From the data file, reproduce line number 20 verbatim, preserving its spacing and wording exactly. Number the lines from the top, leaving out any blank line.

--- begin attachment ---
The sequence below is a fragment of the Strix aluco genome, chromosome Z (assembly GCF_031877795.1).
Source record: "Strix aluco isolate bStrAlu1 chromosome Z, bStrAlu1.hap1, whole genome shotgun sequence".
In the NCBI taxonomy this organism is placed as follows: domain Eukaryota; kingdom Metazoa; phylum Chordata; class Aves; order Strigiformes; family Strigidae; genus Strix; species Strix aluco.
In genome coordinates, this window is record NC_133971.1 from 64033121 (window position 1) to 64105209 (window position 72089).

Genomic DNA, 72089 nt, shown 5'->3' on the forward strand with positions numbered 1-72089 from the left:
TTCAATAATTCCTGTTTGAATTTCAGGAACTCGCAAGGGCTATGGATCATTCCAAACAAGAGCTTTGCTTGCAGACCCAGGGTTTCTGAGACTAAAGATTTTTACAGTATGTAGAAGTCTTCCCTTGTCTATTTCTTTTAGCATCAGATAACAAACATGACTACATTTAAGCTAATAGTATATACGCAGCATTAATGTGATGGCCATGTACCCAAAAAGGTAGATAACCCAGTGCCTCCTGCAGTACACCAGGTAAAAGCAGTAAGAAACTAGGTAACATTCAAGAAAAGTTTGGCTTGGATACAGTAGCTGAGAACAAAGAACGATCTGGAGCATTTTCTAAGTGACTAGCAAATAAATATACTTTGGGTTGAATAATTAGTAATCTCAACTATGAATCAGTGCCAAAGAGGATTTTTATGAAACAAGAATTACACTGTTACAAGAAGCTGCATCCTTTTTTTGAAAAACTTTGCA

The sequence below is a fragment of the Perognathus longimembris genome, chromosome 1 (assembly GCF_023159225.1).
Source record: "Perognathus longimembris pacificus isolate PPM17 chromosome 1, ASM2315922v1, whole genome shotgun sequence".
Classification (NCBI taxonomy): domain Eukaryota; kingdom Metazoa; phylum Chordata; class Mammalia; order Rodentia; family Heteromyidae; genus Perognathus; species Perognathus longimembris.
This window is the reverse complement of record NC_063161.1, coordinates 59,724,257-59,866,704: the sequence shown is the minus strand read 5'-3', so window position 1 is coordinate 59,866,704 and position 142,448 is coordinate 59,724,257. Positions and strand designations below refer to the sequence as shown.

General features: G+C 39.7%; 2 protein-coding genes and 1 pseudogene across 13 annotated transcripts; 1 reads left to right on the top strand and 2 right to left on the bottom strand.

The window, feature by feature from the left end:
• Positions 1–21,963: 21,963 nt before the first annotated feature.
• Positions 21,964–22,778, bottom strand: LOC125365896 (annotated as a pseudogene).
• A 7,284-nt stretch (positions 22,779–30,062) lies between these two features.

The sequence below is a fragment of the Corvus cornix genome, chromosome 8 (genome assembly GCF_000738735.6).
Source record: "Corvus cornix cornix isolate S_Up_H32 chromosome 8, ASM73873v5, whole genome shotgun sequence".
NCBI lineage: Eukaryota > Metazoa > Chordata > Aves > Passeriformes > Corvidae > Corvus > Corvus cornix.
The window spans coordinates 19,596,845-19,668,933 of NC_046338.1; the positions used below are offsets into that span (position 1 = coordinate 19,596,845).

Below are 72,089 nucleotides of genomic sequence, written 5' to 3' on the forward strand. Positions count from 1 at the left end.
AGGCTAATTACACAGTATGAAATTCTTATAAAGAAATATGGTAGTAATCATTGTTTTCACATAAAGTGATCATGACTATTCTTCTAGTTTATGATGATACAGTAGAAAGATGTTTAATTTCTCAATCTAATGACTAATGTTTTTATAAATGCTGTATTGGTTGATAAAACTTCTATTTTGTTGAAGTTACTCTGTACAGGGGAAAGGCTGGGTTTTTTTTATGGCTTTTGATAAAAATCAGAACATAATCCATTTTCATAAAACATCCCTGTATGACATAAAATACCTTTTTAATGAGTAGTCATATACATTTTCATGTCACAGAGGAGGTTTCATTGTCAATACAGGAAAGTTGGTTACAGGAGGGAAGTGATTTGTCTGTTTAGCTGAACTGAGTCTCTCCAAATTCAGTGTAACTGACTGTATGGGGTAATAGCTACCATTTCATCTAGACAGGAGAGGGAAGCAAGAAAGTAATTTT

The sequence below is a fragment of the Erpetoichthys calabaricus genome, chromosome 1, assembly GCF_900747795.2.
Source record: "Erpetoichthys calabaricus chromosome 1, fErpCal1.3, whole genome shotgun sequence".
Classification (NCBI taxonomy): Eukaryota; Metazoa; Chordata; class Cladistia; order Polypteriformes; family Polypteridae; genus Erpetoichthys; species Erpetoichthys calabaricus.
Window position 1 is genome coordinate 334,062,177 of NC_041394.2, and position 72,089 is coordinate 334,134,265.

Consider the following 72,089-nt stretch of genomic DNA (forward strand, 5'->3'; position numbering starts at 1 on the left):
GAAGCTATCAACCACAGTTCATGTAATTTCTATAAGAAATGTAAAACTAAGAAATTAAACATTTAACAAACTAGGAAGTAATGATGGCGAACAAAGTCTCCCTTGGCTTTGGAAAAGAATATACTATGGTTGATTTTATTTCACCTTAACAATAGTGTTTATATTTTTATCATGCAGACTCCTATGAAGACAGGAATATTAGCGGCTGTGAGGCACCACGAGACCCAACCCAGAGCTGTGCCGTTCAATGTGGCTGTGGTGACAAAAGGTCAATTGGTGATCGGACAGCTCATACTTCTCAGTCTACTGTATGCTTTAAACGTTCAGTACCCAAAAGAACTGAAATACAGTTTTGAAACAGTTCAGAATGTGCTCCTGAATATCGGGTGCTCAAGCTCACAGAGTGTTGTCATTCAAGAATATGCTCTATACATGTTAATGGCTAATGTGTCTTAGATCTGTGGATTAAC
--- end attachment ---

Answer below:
Below are 72,089 nucleotides of genomic sequence, written 5' to 3' on the forward strand. Positions count from 1 at the left end.